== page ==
Page last updated at 11:48 GMT, Sunday, 2 November 2008

Minister 'sorry' for lost papers

James Purnell
James Purnell was working on papers from his ministerial 'red box'

The work and pensions secretary has said he is "very sorry" for leaving confidential ministerial correspondence on a train.

The Sunday Mirror reported that James Purnell lost the papers on a trip from Macclesfield to London on 4 October.

His spokeswoman said a letter and other documents were "returned safely within three days", adding: "Obviously, James is very sorry for the mistake."

Gordon Brown said he was "concerned" by recent incidents with important data.

He said the Cabinet Office would issue fresh instructions to ministers about how sensitive information should be handled.

High-profile cases

On Sunday it emerged that a computer memory stick, carrying the details of user names and passwords for a key government computer system, was left in a pub car park.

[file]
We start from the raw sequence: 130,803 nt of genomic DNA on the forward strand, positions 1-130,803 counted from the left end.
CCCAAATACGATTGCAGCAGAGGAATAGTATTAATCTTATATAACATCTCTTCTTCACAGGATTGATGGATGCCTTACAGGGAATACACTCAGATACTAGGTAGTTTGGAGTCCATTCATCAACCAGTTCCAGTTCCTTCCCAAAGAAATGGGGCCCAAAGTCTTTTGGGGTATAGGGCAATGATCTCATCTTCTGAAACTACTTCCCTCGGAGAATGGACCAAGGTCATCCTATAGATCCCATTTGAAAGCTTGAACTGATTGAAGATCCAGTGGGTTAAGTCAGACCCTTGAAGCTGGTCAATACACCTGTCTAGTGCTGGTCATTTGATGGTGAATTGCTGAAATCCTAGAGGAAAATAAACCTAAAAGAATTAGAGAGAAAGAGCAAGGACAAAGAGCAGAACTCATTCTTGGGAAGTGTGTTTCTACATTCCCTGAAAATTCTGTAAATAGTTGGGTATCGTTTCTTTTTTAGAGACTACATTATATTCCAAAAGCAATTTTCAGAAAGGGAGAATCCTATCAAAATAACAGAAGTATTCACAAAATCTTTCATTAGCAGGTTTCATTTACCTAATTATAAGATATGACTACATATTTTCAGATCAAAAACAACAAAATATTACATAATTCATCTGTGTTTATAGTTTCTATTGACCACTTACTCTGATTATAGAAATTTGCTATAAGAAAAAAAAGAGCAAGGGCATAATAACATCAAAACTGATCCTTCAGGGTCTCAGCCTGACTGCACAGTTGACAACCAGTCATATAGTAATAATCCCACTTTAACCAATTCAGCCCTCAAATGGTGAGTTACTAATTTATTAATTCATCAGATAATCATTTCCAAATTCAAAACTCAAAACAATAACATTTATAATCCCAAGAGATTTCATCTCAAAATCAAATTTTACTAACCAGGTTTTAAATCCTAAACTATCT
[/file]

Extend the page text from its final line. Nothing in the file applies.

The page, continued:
Last week, a civil servant was fined 2,500 for leaving papers on a train.

In that case Richard Jackson admitted negligence and was fined for a breach of the Official Secrets Act after he left classified documents relating to al-Qaeda and Iraq on a train.

Mr Purnell's spokeswoman said he had been working on papers from his ministerial "red box", but had not broken any rules by taking them on a train.

She said there had been "one letter from an MP with the attached correspondence".

The Sunday Mirror said they were from Sir Gerald Kaufman MP and related to one of his constituents. They were picked up by a fellow passenger on the train.

Responding to the incident, the prime minister said Mr Purnell would be "as concerned as me that rules for the future ensure that these things cannot happen".



Print Sponsor


SEE ALSO

RELATED INTERNET LINKS
The BBC is not responsible for the content of external internet sites


FEATURES, VIEWS, ANALYSIS
Has China's housing bubble burst?
How the world's oldest clove tree defied an empire
Why Royal Ballet principal Sergei Polunin quit

BBC iD

Sign in

BBC navigation

Copyright © 2019 BBC. The BBC is not responsible for the content of external sites. Read more.

This page is best viewed in an up-to-date web browser with style sheets (CSS) enabled. While you will be able to view the content of this page in your current browser, you will not be able to get the full visual experience. Please consider upgrading your browser software or enabling style sheets (CSS) if you are able to do so.

Americas Africa Europe Middle East South Asia Asia Pacific